Exercise can help with restlessness, and as a bonus, it can increase levels of brain chemicals thought to help with self-control. Again, it tends not to "solve" ADHD problems on its own, but it can take some of the edge off, and has general health and development benefits. Some kids with ADHD really struggle with physical coordination and/or the attentional aspects of certain sports. If that's the case for your son, choosing activities (organized or otherwise) that allow him to move and build skills while not getting injured or ostracized by frustrated teammates could be a good choice. Other kids with ADHD thrive in team sports and enjoy the cameraderie. Depends on the kid -- what does your son enjoy doing?

Sleep is another big (and complicated) issue for some people with ADHD. Lack of sleep contributes to forgetfulness and poor self-control. But sometimes ADHD itself interferes with sleep. Figuring all of that out can be challenging. Tuling out (or addressing) non-ADHD sleep problems, like apnea or allergies that interfere with sleep, can be a big help if those are contributing to his difficulties. Limiting screen time in the evenings -- because screen-based activities can be stimulating, and also because blue light tends to promote wakefulness -- may also be helpful, if you're not doing that already and if getting to bed on time is a challenge for your son.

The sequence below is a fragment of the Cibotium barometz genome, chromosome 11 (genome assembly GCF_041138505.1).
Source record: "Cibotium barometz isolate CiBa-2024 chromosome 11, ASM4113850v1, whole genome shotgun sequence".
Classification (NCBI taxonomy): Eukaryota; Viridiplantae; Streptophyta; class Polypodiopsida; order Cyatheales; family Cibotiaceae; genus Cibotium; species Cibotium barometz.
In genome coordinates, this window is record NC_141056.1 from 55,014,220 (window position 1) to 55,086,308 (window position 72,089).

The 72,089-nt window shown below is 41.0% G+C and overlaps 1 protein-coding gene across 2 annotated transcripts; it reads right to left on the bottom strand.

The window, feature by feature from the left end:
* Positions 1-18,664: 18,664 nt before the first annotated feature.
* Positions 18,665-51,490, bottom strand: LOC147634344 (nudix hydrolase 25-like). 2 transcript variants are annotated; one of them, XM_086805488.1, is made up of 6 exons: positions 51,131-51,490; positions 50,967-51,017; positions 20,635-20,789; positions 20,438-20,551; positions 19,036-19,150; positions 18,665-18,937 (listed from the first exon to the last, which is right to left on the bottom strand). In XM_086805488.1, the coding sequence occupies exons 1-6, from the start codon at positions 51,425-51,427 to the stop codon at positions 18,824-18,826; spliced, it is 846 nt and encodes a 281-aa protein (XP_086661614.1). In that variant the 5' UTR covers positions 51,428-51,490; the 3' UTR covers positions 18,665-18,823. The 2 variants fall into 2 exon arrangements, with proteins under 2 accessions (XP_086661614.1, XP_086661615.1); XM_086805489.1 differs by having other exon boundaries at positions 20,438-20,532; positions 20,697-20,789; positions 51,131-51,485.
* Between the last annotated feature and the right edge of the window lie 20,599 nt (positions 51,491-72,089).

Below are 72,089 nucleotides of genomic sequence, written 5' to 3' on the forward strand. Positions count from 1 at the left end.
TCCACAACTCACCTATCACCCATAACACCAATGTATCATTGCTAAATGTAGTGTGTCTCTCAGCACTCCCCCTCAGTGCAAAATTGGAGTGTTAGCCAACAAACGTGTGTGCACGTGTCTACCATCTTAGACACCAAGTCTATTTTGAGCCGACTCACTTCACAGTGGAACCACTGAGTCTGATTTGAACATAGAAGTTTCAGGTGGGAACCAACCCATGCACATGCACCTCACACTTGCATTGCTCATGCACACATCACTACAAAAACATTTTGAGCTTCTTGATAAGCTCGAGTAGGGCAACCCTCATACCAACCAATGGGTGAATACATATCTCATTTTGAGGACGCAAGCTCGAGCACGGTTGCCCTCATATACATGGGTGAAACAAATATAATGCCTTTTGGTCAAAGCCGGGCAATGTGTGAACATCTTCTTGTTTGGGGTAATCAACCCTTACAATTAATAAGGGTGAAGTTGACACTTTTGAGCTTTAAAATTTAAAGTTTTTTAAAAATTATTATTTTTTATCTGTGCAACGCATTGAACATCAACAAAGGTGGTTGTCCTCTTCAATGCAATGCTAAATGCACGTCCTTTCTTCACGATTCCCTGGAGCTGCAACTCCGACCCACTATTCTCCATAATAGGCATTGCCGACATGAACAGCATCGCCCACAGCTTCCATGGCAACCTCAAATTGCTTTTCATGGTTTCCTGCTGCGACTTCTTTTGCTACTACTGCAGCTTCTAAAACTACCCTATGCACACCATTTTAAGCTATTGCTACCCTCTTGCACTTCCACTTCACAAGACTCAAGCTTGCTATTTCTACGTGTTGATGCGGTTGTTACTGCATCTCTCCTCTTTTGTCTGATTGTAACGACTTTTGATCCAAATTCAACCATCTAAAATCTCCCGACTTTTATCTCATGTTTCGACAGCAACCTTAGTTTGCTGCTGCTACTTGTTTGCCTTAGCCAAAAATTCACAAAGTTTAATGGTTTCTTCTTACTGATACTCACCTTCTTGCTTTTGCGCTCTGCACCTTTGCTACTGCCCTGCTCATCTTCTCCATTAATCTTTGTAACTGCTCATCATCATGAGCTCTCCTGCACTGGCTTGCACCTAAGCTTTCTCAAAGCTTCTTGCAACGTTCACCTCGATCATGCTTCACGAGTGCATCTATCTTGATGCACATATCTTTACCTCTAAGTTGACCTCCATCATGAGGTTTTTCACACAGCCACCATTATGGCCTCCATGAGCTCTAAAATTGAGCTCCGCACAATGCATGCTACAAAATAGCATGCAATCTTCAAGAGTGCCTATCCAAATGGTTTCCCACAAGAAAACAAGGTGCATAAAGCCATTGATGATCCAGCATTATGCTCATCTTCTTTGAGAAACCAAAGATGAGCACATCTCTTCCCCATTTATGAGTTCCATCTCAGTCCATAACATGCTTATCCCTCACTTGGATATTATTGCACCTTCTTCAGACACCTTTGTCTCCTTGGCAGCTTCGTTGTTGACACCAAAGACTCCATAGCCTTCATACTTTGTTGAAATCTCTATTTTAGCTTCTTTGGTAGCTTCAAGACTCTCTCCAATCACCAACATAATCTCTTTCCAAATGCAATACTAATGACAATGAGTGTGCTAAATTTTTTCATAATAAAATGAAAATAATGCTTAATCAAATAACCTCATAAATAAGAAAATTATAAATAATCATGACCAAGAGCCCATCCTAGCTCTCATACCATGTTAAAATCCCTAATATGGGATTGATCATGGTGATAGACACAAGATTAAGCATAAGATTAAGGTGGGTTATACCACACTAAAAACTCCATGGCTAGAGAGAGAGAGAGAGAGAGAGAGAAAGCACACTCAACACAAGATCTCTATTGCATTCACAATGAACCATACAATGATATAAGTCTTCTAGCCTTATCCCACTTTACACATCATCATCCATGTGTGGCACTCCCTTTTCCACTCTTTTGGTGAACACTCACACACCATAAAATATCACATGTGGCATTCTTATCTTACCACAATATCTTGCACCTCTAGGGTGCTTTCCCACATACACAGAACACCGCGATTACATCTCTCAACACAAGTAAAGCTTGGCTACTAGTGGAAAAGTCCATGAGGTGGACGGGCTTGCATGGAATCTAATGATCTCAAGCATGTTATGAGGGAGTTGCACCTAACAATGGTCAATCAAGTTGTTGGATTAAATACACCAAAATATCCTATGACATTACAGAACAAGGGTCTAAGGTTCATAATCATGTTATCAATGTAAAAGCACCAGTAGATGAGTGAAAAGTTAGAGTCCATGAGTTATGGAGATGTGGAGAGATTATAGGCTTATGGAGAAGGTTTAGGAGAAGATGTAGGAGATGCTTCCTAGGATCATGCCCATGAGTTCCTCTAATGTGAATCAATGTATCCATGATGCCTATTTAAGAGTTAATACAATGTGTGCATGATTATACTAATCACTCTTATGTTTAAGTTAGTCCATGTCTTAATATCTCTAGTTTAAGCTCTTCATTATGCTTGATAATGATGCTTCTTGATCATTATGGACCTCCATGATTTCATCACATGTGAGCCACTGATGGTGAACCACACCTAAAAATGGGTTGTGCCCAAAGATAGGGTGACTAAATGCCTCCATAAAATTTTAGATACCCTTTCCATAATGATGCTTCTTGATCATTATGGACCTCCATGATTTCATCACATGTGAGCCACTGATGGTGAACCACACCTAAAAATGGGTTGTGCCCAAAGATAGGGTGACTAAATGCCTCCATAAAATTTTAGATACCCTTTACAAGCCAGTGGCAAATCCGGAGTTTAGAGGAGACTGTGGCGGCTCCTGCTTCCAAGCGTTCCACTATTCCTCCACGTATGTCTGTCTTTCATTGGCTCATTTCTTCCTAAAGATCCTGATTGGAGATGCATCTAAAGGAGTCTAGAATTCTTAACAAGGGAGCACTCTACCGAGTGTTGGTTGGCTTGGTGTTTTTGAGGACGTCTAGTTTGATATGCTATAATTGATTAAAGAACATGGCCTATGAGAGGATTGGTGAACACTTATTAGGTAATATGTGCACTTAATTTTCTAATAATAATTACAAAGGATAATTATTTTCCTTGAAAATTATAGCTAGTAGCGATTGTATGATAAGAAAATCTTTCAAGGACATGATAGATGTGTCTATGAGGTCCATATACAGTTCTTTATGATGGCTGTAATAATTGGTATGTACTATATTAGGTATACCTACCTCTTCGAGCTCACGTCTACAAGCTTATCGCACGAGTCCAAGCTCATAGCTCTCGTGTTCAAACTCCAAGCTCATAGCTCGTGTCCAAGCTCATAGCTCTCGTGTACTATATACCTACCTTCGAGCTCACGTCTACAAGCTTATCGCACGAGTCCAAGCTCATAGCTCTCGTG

Again, welcome, and I hope you'll get some great ideas here!
He doesn't seem to have any problems with sleep. He is also not in command sport (fencing and swimming). School is a big problem for him. He is very bright but he needs constant supervision and he is in a private school with a very advanced program, no plans are accepted, as you understand. During piano homework he can suddenly go and do 30 push ups...
I'll research the link you posted, thank you.